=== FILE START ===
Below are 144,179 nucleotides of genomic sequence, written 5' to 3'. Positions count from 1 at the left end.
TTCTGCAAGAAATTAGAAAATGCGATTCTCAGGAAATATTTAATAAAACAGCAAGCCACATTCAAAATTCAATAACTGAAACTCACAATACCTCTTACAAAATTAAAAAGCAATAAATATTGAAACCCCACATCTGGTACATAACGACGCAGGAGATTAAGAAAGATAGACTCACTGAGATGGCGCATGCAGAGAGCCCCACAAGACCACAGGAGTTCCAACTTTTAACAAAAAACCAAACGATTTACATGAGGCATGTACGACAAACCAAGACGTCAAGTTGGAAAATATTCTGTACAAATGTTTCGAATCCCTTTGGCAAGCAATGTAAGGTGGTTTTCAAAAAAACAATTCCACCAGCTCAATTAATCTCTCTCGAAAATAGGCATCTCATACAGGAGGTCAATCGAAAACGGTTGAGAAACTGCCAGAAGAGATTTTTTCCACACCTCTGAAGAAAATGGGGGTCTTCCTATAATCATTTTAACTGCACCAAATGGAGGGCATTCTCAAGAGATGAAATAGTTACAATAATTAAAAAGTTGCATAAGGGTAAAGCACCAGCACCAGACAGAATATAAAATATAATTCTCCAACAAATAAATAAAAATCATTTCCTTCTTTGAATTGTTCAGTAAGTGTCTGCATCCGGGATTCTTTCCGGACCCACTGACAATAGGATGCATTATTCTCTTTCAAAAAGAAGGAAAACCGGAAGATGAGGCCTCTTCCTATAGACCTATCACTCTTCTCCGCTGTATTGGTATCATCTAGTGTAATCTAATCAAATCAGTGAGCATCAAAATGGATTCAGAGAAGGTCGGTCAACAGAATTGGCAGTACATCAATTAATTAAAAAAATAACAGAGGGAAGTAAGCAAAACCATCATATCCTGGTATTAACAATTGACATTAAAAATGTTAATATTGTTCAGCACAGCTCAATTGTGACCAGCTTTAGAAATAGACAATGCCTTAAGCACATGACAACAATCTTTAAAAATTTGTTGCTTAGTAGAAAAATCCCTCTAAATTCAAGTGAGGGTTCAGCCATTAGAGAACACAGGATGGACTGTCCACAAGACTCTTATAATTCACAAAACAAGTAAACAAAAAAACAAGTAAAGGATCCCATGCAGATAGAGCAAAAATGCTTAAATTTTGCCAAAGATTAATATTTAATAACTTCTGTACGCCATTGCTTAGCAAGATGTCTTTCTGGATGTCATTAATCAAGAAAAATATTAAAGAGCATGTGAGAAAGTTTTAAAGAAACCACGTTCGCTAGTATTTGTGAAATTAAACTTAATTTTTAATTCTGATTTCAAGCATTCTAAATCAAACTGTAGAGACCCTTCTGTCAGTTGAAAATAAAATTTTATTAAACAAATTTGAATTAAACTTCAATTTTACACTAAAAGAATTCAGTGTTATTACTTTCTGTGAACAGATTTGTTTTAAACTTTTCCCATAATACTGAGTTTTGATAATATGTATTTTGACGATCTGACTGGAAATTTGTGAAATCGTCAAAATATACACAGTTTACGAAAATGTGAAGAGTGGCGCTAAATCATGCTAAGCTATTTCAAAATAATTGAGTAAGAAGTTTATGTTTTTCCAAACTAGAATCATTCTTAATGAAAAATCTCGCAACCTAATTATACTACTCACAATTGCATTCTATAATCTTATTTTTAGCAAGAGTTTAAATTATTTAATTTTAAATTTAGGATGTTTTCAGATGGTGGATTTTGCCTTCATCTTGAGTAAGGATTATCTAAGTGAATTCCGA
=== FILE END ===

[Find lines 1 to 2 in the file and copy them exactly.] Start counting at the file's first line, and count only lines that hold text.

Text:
Below are 144,179 nucleotides of genomic sequence, written 5' to 3'. Positions count from 1 at the left end.
TTCTGCAAGAAATTAGAAAATGCGATTCTCAGGAAATATTTAATAAAACAGCAAGCCACATTCAAAATTCAATAACTGAAACTCACAATACCTCTTACAAAATTAAAAAGCAATAAATATTGAAACCCCACATCTGGTACATAACGACGCAGGAGATTAAGAAAGATAGACTCACTGAGATGGCGCATGCAGAGAGCCCCACAAGACCACAGGAGTTCCAACTTTTAACAAAAAACCAAACGATTTACATGAGGCATGTACGACAAACCAAGACGTCAAGTTGGAAAATATTCTGTACAAATGTTTCGAATCCCTTTGGCAAGCAATGTAAGGTGGTTTTCAAAAAAACAATTCCACCAGCTCAATTAATCTCTCTCGAAAATAGGCATCTCATACAGGAGGTCAATCGAAAACGGTTGAGAAACTGCCAGAAGAGATTTTTTCCACACCTCTGAAGAAAATGGGGGTCTTCCTATAATCATTTTAACTGCACCAAATGGAGGGCATTCTCAAGAGATGAAATAGTTACAATAATTAAAAAGTTGCATAAGGGTAAAGCACCAGCACCAGACAGAATATAAAATATAATTCTCCAACAAATAAATAAAAATCATTTCCTTCTTTGAATTGTTCAGTAAGTGTCTGCATCCGGGATTCTTTCCGGACCCACTGACAATAGGATGCATTATTCTCTTTCAAAAAGAAGGAAAACCGGAAGATGAGGCCTCTTCCTATAGACCTATCACTCTTCTCCGCTGTATTGGTATCATCTAGTGTAATCTAATCAAATCAGTGAGCATCAAAATGGATTCAGAGAAGGTCGGTCAACAGAATTGGCAGTACATCAATTAATTAAAAAAATAACAGAGGGAAGTAAGCAAAACCATCATATCCTGGTATTAACAATTGACATTAAAAATGTTAATATTGTTCAGCACAGCTCAATTGTGACCAGCTTTAGAAATAGACAATGCCTTAAGCACATGACAACAATCTTTAAAAATTTGTTGCTTAGTAGAAAAATCCCTCTAAATTCAAGTGAGGGTTCAGCCATTAGAGAACACAGGATGGACTGTCCACAAGACTCTTATAATTCACAAAACAAGTAAACAAAAAAACAAGTAAAGGATCCCATGCAGATAGAGCAAAAATGCTTAAATTTTGCCAAAGATTAATATTTAATAACTTCTGTACGCCATTGCTTAGCAAGATGTCTTTCTGGATGTCATTAATCAAGAAAAATATTAAAGAGCATGTGAGAAAGTTTTAAAGAAACCACGTTCGCTAGTATTTGTGAAATTAAACTTAATTTTTAATTCTGATTTCAAGCATTCTAAATCAAACTGTAGAGACCCTTCTGTCAGTTGAAAATAAAATTTTATTAAACAAATTTGAATTAAACTTCAATTTTACACTAAAAGAATTCAGTGTTATTACTTTCTGTGAACAGATTTGTTTTAAACTTTTCCCATAATACTGAGTTTTGATAATATGTATTTTGACGATCTGACTGGAAATTTGTGAAATCGTCAAAATATACACAGTTTACGAAAATGTGAAGAGTGGCGCTAAATCATGCTAAGCTATTTCAAAATAATTGAGTAAGAAGTTTATGTTTTTCCAAACTAGAATCATTCTTAATGAAAAATCTCGCAACCTAATTATACTACTCACAATTGCATTCTATAATCTTATTTTTAGCAAGAGTTTAAATTATTTAATTTTAAATTTAGGATGTTTTCAGATGGTGGATTTTGCCTTCATCTTGAGTAAGGATTATCTAAGTGAATTCCGA